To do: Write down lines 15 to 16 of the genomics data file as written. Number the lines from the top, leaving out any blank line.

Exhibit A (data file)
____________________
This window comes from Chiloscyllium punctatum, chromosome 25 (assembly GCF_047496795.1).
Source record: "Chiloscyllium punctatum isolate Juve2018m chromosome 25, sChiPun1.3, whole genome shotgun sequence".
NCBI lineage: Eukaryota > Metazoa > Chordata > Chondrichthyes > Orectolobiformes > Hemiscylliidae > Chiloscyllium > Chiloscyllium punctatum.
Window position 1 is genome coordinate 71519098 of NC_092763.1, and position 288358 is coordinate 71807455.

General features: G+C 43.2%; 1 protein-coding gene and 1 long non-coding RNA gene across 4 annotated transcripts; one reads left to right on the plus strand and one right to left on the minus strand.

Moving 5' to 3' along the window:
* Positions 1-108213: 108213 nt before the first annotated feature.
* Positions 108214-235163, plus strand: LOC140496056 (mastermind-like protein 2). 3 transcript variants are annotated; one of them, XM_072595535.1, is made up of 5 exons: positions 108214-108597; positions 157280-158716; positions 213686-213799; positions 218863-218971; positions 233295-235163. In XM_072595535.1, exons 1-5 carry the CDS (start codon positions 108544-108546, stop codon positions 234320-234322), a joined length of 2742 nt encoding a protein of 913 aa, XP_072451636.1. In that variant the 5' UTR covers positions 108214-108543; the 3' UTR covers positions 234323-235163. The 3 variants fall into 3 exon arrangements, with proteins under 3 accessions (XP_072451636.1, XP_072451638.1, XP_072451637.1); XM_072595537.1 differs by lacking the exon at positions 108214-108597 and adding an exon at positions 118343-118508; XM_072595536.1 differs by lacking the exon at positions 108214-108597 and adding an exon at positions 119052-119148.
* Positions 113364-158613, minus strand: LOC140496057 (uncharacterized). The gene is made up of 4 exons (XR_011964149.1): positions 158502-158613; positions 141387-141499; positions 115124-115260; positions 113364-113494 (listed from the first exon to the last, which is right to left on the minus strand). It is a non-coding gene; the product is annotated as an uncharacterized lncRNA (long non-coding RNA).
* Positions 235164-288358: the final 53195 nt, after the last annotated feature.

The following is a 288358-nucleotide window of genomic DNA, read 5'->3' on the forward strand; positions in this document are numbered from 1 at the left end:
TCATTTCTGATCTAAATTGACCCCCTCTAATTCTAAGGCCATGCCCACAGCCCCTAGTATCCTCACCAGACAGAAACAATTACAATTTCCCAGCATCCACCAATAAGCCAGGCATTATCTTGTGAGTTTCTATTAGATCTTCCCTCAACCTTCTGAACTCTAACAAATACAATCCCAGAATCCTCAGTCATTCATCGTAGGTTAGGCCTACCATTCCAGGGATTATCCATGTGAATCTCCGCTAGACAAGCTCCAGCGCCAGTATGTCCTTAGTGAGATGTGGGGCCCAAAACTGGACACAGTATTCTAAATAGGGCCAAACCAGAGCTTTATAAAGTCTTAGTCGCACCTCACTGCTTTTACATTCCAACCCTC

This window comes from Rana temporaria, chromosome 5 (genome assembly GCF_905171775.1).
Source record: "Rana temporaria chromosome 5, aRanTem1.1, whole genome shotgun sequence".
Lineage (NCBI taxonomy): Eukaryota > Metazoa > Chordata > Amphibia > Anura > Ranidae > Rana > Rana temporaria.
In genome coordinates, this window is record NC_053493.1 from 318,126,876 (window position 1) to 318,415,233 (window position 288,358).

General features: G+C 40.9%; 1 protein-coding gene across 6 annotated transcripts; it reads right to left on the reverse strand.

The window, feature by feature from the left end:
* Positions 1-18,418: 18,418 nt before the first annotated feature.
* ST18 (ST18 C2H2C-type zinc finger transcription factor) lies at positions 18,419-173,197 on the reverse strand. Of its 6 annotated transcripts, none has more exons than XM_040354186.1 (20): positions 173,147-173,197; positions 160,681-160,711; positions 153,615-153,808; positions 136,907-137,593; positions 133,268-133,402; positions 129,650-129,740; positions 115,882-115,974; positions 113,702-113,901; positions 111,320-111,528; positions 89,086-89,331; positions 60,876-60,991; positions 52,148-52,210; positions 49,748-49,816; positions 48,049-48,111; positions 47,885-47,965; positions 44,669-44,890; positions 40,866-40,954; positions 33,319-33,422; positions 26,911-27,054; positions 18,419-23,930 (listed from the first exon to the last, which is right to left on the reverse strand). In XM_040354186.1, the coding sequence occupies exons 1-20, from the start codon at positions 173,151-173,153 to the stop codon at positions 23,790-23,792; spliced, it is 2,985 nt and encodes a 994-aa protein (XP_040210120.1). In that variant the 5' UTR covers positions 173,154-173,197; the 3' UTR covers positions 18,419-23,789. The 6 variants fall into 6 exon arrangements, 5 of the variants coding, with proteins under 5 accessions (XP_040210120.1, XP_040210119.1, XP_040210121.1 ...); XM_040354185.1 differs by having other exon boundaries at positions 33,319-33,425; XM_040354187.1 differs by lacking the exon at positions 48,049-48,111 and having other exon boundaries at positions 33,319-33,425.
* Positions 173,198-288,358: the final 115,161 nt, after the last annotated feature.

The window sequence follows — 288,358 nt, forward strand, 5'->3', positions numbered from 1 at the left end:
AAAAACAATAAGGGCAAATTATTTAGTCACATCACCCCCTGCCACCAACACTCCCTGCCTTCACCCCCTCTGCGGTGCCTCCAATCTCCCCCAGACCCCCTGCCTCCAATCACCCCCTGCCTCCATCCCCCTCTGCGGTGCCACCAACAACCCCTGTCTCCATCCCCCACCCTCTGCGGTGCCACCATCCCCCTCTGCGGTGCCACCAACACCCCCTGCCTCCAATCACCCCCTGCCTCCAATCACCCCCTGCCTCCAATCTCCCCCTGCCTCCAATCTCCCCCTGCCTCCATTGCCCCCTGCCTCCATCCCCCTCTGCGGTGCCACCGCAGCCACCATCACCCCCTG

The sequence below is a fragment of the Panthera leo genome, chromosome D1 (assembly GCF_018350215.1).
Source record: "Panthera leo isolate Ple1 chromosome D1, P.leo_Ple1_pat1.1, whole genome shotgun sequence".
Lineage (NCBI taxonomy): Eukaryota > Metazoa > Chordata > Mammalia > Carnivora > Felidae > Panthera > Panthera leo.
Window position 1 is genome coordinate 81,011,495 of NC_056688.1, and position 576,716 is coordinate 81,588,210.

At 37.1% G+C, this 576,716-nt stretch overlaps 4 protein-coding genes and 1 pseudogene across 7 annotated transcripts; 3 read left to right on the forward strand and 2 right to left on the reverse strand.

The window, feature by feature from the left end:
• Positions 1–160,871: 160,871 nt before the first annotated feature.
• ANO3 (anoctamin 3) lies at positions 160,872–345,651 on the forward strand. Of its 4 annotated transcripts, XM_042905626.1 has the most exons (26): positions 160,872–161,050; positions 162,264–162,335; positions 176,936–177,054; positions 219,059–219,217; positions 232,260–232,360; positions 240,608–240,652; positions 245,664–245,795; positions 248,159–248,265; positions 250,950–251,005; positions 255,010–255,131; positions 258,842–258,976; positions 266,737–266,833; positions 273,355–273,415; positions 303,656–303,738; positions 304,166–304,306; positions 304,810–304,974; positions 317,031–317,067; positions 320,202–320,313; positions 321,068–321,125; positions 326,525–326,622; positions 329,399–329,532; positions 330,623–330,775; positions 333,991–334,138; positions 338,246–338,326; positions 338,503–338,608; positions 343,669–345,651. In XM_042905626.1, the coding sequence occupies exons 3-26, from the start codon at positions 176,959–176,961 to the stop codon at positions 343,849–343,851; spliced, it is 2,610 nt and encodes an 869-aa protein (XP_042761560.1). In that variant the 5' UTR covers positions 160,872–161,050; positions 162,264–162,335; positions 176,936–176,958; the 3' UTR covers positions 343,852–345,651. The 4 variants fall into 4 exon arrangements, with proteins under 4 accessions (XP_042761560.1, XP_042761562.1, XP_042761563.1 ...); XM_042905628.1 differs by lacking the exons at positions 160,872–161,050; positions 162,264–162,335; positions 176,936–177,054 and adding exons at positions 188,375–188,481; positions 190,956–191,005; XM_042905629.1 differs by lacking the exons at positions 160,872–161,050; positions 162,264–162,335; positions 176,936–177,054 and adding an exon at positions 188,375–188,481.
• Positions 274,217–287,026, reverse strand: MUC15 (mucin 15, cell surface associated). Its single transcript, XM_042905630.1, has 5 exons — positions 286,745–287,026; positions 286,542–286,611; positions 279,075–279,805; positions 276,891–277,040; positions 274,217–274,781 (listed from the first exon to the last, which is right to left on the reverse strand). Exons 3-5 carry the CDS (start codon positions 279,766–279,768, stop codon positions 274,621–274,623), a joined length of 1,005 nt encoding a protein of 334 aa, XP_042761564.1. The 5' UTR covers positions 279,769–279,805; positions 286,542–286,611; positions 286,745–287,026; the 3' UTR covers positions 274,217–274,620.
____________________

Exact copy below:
Lineage (NCBI taxonomy): Eukaryota > Metazoa > Chordata > Amphibia > Anura > Ranidae > Rana > Rana temporaria.
In genome coordinates, this window is record NC_053493.1 from 318,126,876 (window position 1) to 318,415,233 (window position 288,358).